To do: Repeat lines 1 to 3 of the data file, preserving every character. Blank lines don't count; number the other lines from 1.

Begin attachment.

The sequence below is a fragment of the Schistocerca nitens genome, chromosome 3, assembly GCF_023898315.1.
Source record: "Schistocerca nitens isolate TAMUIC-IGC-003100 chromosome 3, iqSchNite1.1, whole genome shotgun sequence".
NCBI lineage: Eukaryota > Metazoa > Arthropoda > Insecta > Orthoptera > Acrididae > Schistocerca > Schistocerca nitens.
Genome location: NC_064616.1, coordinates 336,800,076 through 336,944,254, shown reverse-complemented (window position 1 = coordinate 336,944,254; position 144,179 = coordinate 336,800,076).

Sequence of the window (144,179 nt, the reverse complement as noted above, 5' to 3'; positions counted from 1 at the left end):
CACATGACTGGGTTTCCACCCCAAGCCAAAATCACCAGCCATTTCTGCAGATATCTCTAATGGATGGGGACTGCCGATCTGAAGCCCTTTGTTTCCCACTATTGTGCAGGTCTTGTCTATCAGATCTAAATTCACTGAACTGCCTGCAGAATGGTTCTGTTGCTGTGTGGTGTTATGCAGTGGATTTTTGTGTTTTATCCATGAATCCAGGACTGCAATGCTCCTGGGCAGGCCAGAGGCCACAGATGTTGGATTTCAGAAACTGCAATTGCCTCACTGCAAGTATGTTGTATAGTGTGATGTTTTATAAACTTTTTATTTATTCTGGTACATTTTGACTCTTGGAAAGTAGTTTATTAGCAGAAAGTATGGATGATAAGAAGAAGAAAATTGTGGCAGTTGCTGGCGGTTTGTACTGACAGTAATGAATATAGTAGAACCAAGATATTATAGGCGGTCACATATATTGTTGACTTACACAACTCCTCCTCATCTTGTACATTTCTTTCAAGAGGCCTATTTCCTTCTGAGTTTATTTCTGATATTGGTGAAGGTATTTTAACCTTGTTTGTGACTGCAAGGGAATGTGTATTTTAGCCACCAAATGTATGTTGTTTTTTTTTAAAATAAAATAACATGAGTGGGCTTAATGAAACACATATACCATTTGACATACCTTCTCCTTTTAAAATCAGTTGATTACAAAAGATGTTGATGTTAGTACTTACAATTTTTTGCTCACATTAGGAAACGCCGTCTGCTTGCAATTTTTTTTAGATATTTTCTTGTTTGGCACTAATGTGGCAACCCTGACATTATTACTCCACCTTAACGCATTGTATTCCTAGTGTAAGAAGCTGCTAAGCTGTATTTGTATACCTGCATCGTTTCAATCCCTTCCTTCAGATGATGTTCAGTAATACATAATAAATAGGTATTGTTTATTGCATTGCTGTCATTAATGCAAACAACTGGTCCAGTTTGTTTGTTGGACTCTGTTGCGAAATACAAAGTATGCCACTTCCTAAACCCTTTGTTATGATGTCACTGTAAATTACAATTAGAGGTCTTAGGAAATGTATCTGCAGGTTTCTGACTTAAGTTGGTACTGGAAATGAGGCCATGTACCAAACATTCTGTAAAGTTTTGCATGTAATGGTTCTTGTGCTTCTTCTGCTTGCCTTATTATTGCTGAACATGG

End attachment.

The sequence below is a fragment of the Schistocerca nitens genome, chromosome 3, assembly GCF_023898315.1.
Source record: "Schistocerca nitens isolate TAMUIC-IGC-003100 chromosome 3, iqSchNite1.1, whole genome shotgun sequence".
NCBI lineage: Eukaryota > Metazoa > Arthropoda > Insecta > Orthoptera > Acrididae > Schistocerca > Schistocerca nitens.